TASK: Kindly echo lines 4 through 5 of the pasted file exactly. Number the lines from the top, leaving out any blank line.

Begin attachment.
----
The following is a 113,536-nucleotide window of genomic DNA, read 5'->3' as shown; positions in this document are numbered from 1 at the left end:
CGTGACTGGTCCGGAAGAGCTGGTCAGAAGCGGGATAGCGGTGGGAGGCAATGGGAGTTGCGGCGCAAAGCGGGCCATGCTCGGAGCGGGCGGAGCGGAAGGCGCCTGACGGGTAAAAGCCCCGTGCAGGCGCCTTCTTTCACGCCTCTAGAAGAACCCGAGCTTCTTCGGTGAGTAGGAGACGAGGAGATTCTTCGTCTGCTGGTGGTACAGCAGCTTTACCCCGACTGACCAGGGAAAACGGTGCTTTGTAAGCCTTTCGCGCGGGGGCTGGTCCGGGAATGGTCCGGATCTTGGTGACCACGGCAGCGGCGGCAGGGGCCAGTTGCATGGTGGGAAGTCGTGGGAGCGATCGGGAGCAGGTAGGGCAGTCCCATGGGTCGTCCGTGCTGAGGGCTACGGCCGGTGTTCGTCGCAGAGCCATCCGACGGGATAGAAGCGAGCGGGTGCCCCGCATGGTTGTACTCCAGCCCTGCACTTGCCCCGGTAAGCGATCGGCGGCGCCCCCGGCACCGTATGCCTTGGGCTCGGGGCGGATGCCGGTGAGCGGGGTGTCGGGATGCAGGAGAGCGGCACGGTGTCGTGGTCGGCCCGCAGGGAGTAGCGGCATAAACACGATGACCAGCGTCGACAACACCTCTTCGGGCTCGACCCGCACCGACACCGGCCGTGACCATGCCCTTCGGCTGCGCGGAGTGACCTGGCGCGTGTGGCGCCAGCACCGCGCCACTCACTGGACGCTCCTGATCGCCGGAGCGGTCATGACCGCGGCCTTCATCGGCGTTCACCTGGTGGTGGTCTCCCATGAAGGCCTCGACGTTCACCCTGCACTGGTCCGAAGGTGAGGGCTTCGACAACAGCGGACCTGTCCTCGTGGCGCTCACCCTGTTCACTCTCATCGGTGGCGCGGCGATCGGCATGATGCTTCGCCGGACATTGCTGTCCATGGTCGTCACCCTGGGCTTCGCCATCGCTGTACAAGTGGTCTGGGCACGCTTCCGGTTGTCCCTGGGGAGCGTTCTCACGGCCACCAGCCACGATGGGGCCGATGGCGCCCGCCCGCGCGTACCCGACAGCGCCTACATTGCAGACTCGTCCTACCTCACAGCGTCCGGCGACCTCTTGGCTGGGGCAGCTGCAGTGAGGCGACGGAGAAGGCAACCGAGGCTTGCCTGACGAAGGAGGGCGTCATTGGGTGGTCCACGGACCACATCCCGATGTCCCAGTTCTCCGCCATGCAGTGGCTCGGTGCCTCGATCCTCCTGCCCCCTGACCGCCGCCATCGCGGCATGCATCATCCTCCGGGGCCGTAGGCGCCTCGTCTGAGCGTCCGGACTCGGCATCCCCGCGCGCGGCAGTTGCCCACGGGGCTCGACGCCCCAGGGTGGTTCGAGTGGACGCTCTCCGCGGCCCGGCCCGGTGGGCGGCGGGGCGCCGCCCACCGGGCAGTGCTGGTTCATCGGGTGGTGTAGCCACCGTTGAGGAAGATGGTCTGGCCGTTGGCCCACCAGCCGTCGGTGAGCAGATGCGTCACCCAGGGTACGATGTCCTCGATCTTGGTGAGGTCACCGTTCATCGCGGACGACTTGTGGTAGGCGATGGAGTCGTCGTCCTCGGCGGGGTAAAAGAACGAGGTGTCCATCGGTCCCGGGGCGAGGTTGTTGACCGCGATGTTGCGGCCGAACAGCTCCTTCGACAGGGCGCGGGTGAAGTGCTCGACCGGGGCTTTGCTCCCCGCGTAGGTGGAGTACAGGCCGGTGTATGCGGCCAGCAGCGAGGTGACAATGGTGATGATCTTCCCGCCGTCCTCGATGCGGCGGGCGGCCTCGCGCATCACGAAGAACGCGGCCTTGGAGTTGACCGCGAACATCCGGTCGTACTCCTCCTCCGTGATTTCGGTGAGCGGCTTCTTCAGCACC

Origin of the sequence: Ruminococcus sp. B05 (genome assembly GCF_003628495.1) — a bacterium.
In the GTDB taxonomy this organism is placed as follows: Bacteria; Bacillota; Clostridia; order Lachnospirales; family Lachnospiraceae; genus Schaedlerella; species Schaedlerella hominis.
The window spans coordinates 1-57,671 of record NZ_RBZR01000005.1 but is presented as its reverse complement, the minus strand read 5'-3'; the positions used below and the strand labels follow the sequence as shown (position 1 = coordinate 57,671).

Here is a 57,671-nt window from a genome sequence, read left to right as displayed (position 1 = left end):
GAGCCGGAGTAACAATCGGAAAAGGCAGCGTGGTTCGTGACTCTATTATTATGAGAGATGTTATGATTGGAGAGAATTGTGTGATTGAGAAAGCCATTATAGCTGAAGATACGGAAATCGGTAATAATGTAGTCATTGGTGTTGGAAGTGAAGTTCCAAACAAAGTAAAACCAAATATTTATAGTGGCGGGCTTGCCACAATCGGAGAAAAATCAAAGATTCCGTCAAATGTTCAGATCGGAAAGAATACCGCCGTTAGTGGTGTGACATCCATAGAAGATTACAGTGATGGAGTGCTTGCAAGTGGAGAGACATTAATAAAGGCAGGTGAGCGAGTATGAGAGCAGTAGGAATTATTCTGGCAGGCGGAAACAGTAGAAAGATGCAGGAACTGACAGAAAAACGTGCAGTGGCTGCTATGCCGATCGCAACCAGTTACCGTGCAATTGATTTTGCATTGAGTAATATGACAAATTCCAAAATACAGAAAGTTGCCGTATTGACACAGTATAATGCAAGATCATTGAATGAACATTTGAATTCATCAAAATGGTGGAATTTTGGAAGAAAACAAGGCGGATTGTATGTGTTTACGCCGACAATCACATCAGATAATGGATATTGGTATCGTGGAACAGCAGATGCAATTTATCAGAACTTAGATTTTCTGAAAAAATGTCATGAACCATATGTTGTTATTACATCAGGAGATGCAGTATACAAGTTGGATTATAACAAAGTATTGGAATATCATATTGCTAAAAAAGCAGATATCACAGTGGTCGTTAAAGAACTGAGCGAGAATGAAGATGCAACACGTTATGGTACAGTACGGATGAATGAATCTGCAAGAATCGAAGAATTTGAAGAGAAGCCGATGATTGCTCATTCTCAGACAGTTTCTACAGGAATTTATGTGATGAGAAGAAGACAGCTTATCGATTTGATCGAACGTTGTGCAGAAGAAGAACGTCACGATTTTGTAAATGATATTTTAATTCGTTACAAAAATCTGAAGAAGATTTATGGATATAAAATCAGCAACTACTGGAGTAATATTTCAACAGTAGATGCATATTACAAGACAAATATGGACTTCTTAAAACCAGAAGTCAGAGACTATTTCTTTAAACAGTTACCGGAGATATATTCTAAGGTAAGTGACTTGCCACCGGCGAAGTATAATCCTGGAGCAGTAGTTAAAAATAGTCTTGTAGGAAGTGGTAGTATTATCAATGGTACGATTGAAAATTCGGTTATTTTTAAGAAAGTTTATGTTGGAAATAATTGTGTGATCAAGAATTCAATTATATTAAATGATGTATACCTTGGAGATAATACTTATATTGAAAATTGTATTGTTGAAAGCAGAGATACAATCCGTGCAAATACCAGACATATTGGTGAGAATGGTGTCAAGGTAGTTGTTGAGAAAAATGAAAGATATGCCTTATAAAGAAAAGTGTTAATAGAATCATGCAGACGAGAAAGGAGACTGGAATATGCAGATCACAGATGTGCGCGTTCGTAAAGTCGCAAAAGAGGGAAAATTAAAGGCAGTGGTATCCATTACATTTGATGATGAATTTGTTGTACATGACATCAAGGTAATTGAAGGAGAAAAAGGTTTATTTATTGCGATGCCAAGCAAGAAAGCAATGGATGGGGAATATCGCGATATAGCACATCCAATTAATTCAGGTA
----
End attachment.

In the GTDB taxonomy this organism is placed as follows: Bacteria; Bacillota; Clostridia; order Lachnospirales; family Lachnospiraceae; genus Schaedlerella; species Schaedlerella hominis.
The window spans coordinates 1-57,671 of record NZ_RBZR01000005.1 but is presented as its reverse complement, the minus strand read 5'-3'; the positions used below and the strand labels follow the sequence as shown (position 1 = coordinate 57,671).